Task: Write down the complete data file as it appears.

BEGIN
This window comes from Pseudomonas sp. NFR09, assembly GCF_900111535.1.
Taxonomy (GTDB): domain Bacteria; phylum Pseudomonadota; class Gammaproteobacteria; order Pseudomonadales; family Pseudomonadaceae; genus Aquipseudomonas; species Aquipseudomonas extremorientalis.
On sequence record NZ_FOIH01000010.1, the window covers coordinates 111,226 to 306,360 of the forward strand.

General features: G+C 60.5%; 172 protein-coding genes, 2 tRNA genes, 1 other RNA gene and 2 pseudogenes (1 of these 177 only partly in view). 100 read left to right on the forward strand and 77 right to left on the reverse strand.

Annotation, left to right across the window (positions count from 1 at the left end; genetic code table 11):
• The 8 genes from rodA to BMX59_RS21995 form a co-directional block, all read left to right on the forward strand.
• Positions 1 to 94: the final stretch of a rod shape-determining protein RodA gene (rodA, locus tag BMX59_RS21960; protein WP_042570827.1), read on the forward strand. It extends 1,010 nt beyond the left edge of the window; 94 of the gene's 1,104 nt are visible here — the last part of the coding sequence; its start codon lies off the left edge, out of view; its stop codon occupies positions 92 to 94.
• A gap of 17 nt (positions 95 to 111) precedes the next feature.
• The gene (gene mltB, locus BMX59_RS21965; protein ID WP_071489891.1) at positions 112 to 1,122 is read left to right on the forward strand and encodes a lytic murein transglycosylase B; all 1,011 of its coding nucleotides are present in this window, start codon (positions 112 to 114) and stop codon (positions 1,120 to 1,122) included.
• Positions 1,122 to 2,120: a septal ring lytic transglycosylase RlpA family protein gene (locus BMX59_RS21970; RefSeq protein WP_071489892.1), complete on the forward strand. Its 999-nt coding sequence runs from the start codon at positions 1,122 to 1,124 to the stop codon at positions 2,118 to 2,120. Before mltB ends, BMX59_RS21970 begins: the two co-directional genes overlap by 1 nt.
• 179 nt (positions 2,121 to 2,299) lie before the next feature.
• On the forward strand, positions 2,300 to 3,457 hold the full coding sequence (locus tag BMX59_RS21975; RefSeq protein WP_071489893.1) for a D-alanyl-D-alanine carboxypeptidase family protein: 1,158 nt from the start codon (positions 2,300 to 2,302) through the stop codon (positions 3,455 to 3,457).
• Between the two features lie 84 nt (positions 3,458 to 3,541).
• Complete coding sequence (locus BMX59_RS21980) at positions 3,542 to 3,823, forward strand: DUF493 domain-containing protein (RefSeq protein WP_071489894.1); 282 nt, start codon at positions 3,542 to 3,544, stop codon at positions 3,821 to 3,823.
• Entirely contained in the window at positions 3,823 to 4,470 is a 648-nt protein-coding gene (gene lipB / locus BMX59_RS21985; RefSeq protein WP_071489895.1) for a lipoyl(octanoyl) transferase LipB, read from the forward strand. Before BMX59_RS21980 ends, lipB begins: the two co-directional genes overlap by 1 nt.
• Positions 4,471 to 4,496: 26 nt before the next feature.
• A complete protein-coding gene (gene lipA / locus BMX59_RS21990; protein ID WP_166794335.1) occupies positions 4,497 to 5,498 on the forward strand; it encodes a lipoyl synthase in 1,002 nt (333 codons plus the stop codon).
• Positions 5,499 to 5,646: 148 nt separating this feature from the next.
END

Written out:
This window comes from Pseudomonas sp. NFR09, assembly GCF_900111535.1.
Taxonomy (GTDB): domain Bacteria; phylum Pseudomonadota; class Gammaproteobacteria; order Pseudomonadales; family Pseudomonadaceae; genus Aquipseudomonas; species Aquipseudomonas extremorientalis.
On sequence record NZ_FOIH01000010.1, the window covers coordinates 111,226 to 306,360 of the forward strand.

General features: G+C 60.5%; 172 protein-coding genes, 2 tRNA genes, 1 other RNA gene and 2 pseudogenes (1 of these 177 only partly in view). 100 read left to right on the forward strand and 77 right to left on the reverse strand.

Annotation, left to right across the window (positions count from 1 at the left end; genetic code table 11):
• The 8 genes from rodA to BMX59_RS21995 form a co-directional block, all read left to right on the forward strand.
• Positions 1 to 94: the final stretch of a rod shape-determining protein RodA gene (rodA, locus tag BMX59_RS21960; protein WP_042570827.1), read on the forward strand. It extends 1,010 nt beyond the left edge of the window; 94 of the gene's 1,104 nt are visible here — the last part of the coding sequence; its start codon lies off the left edge, out of view; its stop codon occupies positions 92 to 94.
• A gap of 17 nt (positions 95 to 111) precedes the next feature.
• The gene (gene mltB, locus BMX59_RS21965; protein ID WP_071489891.1) at positions 112 to 1,122 is read left to right on the forward strand and encodes a lytic murein transglycosylase B; all 1,011 of its coding nucleotides are present in this window, start codon (positions 112 to 114) and stop codon (positions 1,120 to 1,122) included.
• Positions 1,122 to 2,120: a septal ring lytic transglycosylase RlpA family protein gene (locus BMX59_RS21970; RefSeq protein WP_071489892.1), complete on the forward strand. Its 999-nt coding sequence runs from the start codon at positions 1,122 to 1,124 to the stop codon at positions 2,118 to 2,120. Before mltB ends, BMX59_RS21970 begins: the two co-directional genes overlap by 1 nt.
• 179 nt (positions 2,121 to 2,299) lie before the next feature.
• On the forward strand, positions 2,300 to 3,457 hold the full coding sequence (locus tag BMX59_RS21975; RefSeq protein WP_071489893.1) for a D-alanyl-D-alanine carboxypeptidase family protein: 1,158 nt from the start codon (positions 2,300 to 2,302) through the stop codon (positions 3,455 to 3,457).
• Between the two features lie 84 nt (positions 3,458 to 3,541).
• Complete coding sequence (locus BMX59_RS21980) at positions 3,542 to 3,823, forward strand: DUF493 domain-containing protein (RefSeq protein WP_071489894.1); 282 nt, start codon at positions 3,542 to 3,544, stop codon at positions 3,821 to 3,823.
• Entirely contained in the window at positions 3,823 to 4,470 is a 648-nt protein-coding gene (gene lipB / locus BMX59_RS21985; RefSeq protein WP_071489895.1) for a lipoyl(octanoyl) transferase LipB, read from the forward strand. Before BMX59_RS21980 ends, lipB begins: the two co-directional genes overlap by 1 nt.
• Positions 4,471 to 4,496: 26 nt before the next feature.
• A complete protein-coding gene (gene lipA / locus BMX59_RS21990; protein ID WP_166794335.1) occupies positions 4,497 to 5,498 on the forward strand; it encodes a lipoyl synthase in 1,002 nt (333 codons plus the stop codon).
• Positions 5,499 to 5,646: 148 nt separating this feature from the next.